As Apple Stock Gets Sliced, It's Not Time for Investors to Split

NEW YORK (TheStreet) -- One of the most highly anticipated events on the market finally arrives.

When the market opens this morning, shares of Apple (AAPL)AAPL, which closed Friday at $645.57, will begin trading at $92.22 as a result of the company's 7-for-1 stock split, announced in April.

Since the announcement, Apple's stock has been on an incredible run, soaring 24% and netting new 52-week highs seemingly in every session. The shares are up 16% year to date. But since reaching its 52-week low of $388.87 last June, Apple stock has surged more than 66%.

In an appearance on CNBC on Friday, Mark Newton, chief technical analyst at Greywolf Execution Partners, said that Apple's stock has gotten to a "nosebleed level." He added, "I don't think the stock can make much progress before it pulls back." Investors want to know how much further the shares can run.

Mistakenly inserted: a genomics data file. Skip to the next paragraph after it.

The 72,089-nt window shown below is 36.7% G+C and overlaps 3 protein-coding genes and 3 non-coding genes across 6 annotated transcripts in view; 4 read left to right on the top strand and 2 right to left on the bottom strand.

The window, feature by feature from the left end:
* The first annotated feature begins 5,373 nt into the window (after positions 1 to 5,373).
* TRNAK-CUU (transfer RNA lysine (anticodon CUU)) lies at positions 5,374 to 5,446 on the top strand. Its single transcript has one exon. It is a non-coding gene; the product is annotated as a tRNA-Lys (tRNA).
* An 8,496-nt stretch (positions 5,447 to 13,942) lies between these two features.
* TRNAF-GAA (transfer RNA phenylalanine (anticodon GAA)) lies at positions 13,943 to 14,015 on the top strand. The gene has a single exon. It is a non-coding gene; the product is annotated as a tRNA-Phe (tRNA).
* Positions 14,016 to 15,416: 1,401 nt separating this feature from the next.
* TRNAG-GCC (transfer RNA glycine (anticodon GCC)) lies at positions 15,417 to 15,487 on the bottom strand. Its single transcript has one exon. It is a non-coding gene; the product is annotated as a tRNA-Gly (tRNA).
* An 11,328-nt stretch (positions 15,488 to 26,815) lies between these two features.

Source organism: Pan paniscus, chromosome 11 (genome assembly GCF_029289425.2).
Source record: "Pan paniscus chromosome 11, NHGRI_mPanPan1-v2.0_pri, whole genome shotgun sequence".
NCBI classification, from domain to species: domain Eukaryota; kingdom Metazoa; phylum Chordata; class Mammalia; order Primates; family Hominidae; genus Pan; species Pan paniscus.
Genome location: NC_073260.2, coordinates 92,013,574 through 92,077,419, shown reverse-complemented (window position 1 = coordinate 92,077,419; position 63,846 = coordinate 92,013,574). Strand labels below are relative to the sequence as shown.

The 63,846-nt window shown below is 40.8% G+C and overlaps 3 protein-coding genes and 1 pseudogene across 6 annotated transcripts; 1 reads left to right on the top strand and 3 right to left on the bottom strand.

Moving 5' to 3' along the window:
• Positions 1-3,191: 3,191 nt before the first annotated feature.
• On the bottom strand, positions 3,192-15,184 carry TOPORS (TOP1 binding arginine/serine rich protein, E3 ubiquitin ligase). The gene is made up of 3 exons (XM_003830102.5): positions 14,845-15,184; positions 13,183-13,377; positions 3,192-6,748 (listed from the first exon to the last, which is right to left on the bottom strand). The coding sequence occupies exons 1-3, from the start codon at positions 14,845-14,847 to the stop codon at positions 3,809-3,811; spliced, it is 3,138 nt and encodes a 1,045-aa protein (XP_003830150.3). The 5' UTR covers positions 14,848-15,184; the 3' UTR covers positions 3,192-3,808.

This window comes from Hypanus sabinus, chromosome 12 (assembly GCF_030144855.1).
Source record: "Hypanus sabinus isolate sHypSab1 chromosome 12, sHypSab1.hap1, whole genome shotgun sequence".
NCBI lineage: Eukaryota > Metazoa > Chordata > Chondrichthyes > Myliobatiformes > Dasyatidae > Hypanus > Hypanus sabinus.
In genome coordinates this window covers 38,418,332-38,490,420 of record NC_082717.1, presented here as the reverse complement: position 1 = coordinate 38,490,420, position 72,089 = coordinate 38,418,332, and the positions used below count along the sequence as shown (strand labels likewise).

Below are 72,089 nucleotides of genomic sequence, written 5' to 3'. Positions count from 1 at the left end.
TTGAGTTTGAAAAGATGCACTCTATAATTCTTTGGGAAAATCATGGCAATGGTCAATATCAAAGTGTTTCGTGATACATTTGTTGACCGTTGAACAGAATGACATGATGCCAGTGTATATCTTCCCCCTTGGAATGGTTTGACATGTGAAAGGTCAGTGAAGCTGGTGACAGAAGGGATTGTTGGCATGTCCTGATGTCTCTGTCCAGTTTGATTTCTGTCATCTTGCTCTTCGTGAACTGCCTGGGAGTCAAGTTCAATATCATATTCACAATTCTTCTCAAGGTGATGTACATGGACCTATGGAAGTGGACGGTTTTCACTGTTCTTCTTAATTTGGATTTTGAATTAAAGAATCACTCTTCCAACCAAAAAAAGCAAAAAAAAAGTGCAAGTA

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Depending on sentiment, the shares will begin trading at their split-adjusted price above or below $92.22. Apple management, and in particular CEO Tim Cook, has been very clear about wanting the stock to become more accessible to a larger number of investors. Newton is likely underestimating the power of psychology.

A lower share may entice more buying among would-be investors who prefer a larger number of shares. And if those would-be investors were unwilling to shell out the cash for stock trading at $645, Apple at $92 will appear more affordable. It's not just about the psychological effect, however. There's a precedent here as well.

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